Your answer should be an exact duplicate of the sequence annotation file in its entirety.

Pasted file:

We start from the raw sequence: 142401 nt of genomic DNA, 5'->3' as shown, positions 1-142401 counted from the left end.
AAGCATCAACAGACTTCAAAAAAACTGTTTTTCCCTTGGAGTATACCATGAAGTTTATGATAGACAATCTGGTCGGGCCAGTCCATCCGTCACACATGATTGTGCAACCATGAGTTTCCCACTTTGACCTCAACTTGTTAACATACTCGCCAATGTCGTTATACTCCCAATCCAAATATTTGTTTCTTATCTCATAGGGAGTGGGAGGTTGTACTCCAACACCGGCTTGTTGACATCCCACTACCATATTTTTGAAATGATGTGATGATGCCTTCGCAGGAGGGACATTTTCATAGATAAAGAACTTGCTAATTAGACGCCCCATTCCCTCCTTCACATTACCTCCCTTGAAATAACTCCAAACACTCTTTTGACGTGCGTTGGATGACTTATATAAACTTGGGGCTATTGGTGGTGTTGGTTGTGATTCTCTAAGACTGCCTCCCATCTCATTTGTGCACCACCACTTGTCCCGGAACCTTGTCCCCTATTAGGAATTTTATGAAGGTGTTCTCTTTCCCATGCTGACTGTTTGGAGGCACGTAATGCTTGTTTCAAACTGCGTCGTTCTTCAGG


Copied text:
We start from the raw sequence: 142401 nt of genomic DNA, 5'->3' as shown, positions 1-142401 counted from the left end.
AAGCATCAACAGACTTCAAAAAAACTGTTTTTCCCTTGGAGTATACCATGAAGTTTATGATAGACAATCTGGTCGGGCCAGTCCATCCGTCACACATGATTGTGCAACCATGAGTTTCCCACTTTGACCTCAACTTGTTAACATACTCGCCAATGTCGTTATACTCCCAATCCAAATATTTGTTTCTTATCTCATAGGGAGTGGGAGGTTGTACTCCAACACCGGCTTGTTGACATCCCACTACCATATTTTTGAAATGATGTGATGATGCCTTCGCAGGAGGGACATTTTCATAGATAAAGAACTTGCTAATTAGACGCCCCATTCCCTCCTTCACATTACCTCCCTTGAAATAACTCCAAACACTCTTTTGACGTGCGTTGGATGACTTATATAAACTTGGGGCTATTGGTGGTGTTGGTTGTGATTCTCTAAGACTGCCTCCCATCTCATTTGTGCACCACCACTTGTCCCGGAACCTTGTCCCCTATTAGGAATTTTATGAAGGTGTTCTCTTTCCCATGCTGACTGTTTGGAGGCACGTAATGCTTGTTTCAAACTGCGTCGTTCTTCAGG